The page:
By creating your own relapse prevention plan of action, you may be able to successfully stave off relapse. Recognizing the stages of relapse is the first key to relapse prevention. The relapse process can be broken down into these three stages:


The emotional stage is the first part of relapse. This occurs when an individual experiences a negative emotional state like depression, anxiety, or anger. These negative emotions may sway an individual to return to drinking or using substances in order to cope with these feelings.

The emotional stage of relapse can begin to be experienced prior to any actual thought of relapse. If managed prior to moving to the next stage of relapse, the individual may successfully avoid using or drinking again.


Some behavioral signs that can be observed during the emotional stage include:

  • Isolating themselves from systems of support like family and friends
  • Bottling up emotions instead of dealing with them
  • A lapse in mental or physical self-care
  • Noticeable change in eating and sleeping habits
  • Not following their personal rules for their recovery


The mental stage of relapse can be particularly difficult to deal with. This is when the actual thought of acting out on the relapse begins to creep into the individual’s mind. Typically during this stage, a person will wrestle with these thoughts.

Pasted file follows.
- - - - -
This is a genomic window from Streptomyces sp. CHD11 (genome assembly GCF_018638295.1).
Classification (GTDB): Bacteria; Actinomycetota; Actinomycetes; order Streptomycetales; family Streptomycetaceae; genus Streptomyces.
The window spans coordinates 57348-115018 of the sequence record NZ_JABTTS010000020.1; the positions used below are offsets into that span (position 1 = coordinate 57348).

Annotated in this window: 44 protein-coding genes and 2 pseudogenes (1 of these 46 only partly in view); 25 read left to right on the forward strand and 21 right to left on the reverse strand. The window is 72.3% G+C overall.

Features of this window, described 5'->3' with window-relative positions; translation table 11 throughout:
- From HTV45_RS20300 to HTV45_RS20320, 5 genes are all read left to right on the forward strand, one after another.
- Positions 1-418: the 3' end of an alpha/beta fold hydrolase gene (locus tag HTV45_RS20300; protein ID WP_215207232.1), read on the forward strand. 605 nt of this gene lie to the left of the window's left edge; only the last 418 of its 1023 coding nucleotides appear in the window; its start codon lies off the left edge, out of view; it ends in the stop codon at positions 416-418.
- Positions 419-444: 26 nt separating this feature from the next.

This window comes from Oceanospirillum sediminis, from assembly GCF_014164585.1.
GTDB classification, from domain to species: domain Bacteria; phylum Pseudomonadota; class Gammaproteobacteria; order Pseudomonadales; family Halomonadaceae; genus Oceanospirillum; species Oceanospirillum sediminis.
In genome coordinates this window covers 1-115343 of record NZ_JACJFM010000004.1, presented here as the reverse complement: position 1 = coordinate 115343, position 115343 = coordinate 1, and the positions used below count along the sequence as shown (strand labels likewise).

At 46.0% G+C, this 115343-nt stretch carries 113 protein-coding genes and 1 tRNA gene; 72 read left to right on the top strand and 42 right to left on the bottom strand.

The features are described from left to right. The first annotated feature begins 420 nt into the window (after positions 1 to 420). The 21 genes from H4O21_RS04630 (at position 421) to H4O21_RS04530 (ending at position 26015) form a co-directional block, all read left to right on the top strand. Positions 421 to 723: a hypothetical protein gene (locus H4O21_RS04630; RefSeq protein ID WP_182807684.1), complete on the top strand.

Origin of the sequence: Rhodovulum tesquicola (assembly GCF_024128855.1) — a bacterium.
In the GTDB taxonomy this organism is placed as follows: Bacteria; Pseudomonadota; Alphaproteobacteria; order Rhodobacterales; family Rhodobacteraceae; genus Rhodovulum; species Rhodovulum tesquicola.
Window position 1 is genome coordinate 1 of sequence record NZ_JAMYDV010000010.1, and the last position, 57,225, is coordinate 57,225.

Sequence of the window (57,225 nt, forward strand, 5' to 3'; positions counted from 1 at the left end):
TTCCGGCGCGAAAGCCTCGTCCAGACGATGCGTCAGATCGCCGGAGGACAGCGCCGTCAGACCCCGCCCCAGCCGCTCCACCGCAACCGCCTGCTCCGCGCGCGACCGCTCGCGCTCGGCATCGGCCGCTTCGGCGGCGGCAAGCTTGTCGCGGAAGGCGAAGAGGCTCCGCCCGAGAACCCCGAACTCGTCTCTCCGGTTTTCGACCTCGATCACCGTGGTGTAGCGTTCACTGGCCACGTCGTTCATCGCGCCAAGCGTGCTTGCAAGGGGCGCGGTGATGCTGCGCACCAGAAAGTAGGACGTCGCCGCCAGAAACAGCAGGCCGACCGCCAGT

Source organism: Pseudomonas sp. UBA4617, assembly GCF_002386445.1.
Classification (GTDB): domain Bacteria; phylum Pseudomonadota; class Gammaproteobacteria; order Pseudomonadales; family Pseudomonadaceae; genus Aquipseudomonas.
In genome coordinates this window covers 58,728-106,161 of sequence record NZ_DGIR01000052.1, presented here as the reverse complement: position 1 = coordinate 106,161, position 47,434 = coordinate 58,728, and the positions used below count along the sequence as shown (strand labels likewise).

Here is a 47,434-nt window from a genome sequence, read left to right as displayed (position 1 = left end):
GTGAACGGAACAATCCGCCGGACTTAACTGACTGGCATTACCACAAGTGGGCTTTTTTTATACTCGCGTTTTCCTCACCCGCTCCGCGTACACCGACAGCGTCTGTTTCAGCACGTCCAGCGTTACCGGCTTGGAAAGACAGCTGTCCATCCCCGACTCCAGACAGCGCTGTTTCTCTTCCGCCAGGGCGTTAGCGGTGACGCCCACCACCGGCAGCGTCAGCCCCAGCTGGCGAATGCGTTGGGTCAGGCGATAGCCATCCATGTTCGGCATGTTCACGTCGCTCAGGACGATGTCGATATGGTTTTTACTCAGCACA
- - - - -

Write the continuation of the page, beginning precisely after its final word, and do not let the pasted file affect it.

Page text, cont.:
They will try to fight the urges to relapse since they know that drinking or using drugs is not the answer but may find it difficult to combat these persistent thoughts. It’s crucial to stop the relapse process once it’s reached this point because once an individual has made a decision to use again, it is almost impossible to prevent the relapse.


Some common behaviors to watch out for that point to someone being in the mental stage of relapse include:

  • Making bargains with yourself such as “I’ll only use or drink this once, and then that’s it forever.”
  • Lying to family and friends about being strongly tempted to use drugs or alcohol again
  • Trying to minimize the impact of past substance abuse or otherwise romanticize how life was when they were using
  • Pointedly seeking out reasons or opportunities to justify a relapse


The final stage of relapse, the physical stage, is the actual part of relapse that people visualize when discussing relapse. It is the physical action of using or drinking again. At this point, a person sacrifices their sobriety and returns to active addiction.

Even after just using once, a recovering addict leaves themselves susceptible to easily continuing their use of drugs and developing a severe habit again. Following a physical relapse, an addict or alcoholic should return to treatment to cut the relapse as short as possible.


With all of the odds stacked up against addicts and alcoholics in recovery when it comes to maintaining long-term recovery, what can be done? Since relapse is so prevalent in the recovery community, practicing relapse prevention is extremely important to individuals struggling with substance abuse who are attempting to practice sobriety.